3.     A person who has:

 

a.     Reached the age of 15 years or completed the 9th grade;

 

b.    Permission to leave school from that person’s parent/legal guardian;

 

c.     Been approved by the principal for a suitable program of work and study or training;

 

d.    Permission to leave school from the School Board or its designee; and

 

e.     Agreed in writing with that person’s parent/legal guardian and the School Board or its designee to meet annually until that person’s 17th birthday to review that person’s educational needs.  When the request to be excused from school has been denied pursuant to this paragraph, the student’s parent/legal guardian may appeal to the commissioner;

 

 

 

MAKE-UP WORK

 

 

 

Make up work policy:

 

 

 

In accordance with procedures established by the high school administration and faculty, class work may be made up for all excused absences.  Work missed due to an unexcused absence can be made up; however, the best grade a student can receive on such an assignment is 50%.  Make-up work must be completed with a specific time frame.  Students will receive the same number of color days (purple or white) that they were absent.  Teachers and students may arrange to extend the deadline for make-up work by mutual agreement.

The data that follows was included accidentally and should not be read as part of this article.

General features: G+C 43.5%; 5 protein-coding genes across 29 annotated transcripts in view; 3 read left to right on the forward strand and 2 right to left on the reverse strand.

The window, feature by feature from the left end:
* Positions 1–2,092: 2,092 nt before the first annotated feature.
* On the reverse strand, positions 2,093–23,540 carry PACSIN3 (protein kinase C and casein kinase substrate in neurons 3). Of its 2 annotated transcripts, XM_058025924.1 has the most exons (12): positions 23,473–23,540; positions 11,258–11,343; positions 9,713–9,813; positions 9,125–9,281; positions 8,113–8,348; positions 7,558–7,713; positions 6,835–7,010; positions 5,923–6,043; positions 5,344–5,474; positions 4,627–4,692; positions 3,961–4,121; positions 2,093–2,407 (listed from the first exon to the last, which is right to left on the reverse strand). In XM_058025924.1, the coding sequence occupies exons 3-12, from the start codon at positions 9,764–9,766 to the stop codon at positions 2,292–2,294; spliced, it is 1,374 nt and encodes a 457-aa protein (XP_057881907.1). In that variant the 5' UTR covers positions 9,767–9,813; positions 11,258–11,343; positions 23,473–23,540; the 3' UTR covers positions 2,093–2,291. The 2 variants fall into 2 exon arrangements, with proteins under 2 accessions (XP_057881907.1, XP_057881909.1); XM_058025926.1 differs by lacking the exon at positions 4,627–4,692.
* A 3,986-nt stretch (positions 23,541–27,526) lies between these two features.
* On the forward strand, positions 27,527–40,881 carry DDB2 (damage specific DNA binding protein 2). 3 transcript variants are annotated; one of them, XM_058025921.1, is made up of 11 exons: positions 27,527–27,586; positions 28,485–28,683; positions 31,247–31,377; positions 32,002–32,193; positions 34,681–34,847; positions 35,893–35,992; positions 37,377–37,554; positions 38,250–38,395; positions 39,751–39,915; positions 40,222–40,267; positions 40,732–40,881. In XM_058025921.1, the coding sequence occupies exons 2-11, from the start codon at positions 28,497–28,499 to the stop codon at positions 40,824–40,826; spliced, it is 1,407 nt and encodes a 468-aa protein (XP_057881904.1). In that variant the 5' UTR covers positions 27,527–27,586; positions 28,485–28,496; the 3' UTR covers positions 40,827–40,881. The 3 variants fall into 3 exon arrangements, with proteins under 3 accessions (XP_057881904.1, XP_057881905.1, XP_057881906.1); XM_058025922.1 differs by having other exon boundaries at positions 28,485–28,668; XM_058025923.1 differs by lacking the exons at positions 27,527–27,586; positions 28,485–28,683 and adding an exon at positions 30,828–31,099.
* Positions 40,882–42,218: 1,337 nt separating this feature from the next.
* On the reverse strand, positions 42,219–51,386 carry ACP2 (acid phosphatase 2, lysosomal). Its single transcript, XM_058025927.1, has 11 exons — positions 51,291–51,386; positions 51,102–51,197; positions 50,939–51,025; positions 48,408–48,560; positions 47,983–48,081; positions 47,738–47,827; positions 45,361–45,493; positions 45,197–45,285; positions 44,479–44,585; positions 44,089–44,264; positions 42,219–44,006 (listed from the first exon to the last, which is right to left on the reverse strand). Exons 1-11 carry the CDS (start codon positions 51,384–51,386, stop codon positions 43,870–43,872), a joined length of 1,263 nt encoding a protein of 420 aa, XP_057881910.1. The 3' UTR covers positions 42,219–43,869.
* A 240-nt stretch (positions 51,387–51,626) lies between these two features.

Pre-assigned work (work due on the day of an absence or scheduled before the student's absence) must be passed in on the day the student returns to school.  

 

 

 

It is important that some long term assignments are passed in on time regardless of circumstances.  If a teacher classifies an assignment as such in writing, then it is due on the specified date regardless of whether a student is in school or not.  Such assignments will be the exception rather than the rule.

 

Make-up work and assignments will not necessarily be the same as assignments initially completed in the classroom.  For assignments that cannot reasonably be replicated, an alternative assignment will be given or the student will be exempt.

 

 

 

  1. Scenario: A student has excused absences on Monday (purple) and Tuesday (white). 
    1. Purple Day Resolution: